One thinks of why this is not a deep green quote when remembering the Dedication for the 1993 book Clearcut: The Tragedy of Industrial Forestry, edited by Bill Devall. This book, with its pictures and text about clearcuts throughout North America, has armed countless opponents of industrial forestry. The book’s Dedication has always moved me and put our own human environmental and social struggles in a larger Earth context:

This book is in memory of the plant life, birds, insects, animals, and indigenous cultures that have been driven to extinction by the greed and delusion of human arrogance. All of us in the Industrial Growth Society must take the responsibility for this condition and make it our duty to halt the continuation of economic and social structures that perpetuate this “death of birth.”[5]

Basic questions about Green electoralism

Is a political party playing by rules set up to favor an industrial capitalist status quo, within what is perhaps misleadingly called “liberal democracy,” not doomed to eventual absorption and neutralization? As Judith McKenzie points out in her book, “Canada’s constitution is silent on the rights of non-human forms of life.”[6]

Does Green Party activity not become a deceit, perpetrated against those living in liberal democracies, because of the very rules of conduct set up for the participants? As McKenzie says, the “liberal democratic tradition” encompasses “anthropocentrism or domination over nature, individual self interest and competitive lifestyle, capitalism and the primacy of science and technology, representative democracy, the nation state and centralization.”[7] To this, McKenzie counter-poses Ecologism/Deep Ecology/Ecocentrism: “ecocentrism (harmony with nature), communalism/co-operative lifestyle, sustainability, grass-roots/direct democracy, bioregions and decentralization.”[8]

The left-right distinction is therefore secondary...

How does one reconcile the “oversell” or exaggeration of electoral politics, well shown by the leadership of the federal Green Party in the last election, with speaking necessary ecological truths about the end of industrial society as we know it? The truth, for example, that material life, regarding consumption of industrial consumer goods, will be much worse in the future? As Saral Sarkar pointed out in his book Eco-Socialism or Eco-Capitalism?, the ecology movement promises the shrinking of economic growth and a “lower standard of living.”[9] This means that if a Green Party does not promise a lower material standard of living, it is practicing electoral deception.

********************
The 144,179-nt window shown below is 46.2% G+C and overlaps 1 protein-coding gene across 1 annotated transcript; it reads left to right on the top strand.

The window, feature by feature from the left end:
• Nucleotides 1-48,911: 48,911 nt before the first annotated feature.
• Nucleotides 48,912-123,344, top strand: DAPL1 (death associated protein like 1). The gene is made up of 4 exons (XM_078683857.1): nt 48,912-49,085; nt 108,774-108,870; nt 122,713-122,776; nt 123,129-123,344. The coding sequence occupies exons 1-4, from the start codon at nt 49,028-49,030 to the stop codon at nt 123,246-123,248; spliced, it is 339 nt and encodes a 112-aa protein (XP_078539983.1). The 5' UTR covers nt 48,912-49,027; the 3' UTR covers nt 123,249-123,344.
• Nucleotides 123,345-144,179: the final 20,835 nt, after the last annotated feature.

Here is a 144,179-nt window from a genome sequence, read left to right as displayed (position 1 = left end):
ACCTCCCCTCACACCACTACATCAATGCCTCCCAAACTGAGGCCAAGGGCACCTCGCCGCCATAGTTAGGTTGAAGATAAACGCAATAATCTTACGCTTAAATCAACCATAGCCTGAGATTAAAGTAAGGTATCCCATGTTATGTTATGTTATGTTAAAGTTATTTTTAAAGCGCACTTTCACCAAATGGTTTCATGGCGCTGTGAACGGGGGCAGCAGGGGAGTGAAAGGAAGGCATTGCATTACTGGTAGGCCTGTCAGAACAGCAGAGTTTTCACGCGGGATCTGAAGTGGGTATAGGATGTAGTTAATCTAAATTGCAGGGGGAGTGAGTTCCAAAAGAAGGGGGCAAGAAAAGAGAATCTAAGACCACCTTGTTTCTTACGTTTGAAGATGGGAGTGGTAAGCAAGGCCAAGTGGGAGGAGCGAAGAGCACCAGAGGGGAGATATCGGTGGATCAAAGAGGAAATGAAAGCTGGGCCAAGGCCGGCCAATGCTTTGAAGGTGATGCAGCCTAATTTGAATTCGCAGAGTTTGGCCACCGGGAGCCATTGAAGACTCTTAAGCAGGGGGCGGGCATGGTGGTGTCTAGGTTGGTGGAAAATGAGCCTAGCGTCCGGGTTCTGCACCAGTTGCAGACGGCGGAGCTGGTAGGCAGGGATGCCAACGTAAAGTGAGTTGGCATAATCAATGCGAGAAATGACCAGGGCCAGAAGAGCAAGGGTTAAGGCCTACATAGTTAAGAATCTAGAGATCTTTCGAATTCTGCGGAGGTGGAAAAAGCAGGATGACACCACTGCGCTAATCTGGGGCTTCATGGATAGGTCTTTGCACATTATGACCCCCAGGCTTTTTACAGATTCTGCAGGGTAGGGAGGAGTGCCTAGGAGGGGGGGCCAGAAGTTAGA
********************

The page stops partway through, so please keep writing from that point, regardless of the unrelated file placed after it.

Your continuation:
If Green Parties claim to be a political arm of the green and environmental movements, why is it, for example in Canada, that this is just a verbal claim, with no discussion of actual content?

Why do Green Party members seem to believe that what has happened to other green parties, e.g. the German Green Party, has no seeming relevance for Canada and is basically ignored in policy discussions?

Why are long time Green Party activists often so intolerant and dismissive of any criticism that calls into question Party activities?

I am a movement green and never was a party Green. I voted for the Green Party in the recent election and have been interested for many years in what would be the appropriate political vehicle for the embryonic green movement in Canada. The history of social democratic and green parties is one of ultimate absorption to the industrial status quo. Rudolf Bahro showed this in the early 80s with his resignation from the German Green Party. Yet the Green Party, warts and all, is a huge step forward on the Canadian political map for those seeing the necessity for an Earth-centered consciousness.

David Orton is affiliated with “Green Web,” an independent environmental research group and network with a left biocentric perspective. For more information see: http://home.ca.inter.net/~greenweb/. This article first appeared in the Bulletin of the Society for Socialist Studies, see: http://www.ucs.mun.ca/~socwrk/sss.html, and is reprinted with permission.


1. Warnock, John, “Neither Left Nor Right But Ahead. What is a Green?” Posted on various green-oriented internet discussion groups. It was posted by Stuart Hertzog on the newgreencanada @yahoogroups.com list serve on July 21, 2004.

2. Bahro, Rudolf, Avoiding Social & Ecological Disaster: The Politics of World Transformation, (Bath, Gateway Books, 1994), pp. 164-165. The term “conservative anti-capitalism” was used in a personal letter by Bahro to me, dated December 20, 1995.

3. Bateman, Robert, December 13, 2003, "Comment: I am a conservative, I conserve", The Globe and Mail.

4. McKenzie, Judith, Environmental Politics in Canada: Managing the Commons into the Twenty-First Century, (Don Mills, Oxford University Press, 2002), p. 14.

5. Devall, Bill, editor, Clearcut: the Tragedy of Industrial Forestry, (San Francisco, Sierra Club Books and Earth Island Press, 1993), p. 3.

6. McKenzie, p. 22.

7. Ibid, p. 17. See Table 1.4, “Green Thought and the Liberal Democratic Tradition.”

8. Ibid, p. 17.

9. Sarkar, Saral, Eco-socialism or Eco-capitalism? A Critical Analysis of Humanity's Fundamental Choices, (London and New York, Zed Books, 1999), pp. 226-227. I do not accept that the choice is between eco-capitalism or eco-socialism, as the title of this book implies. The shape of the future economic formation for an ecocentric and green sustainable society is yet to be determined.

[27 dec 04]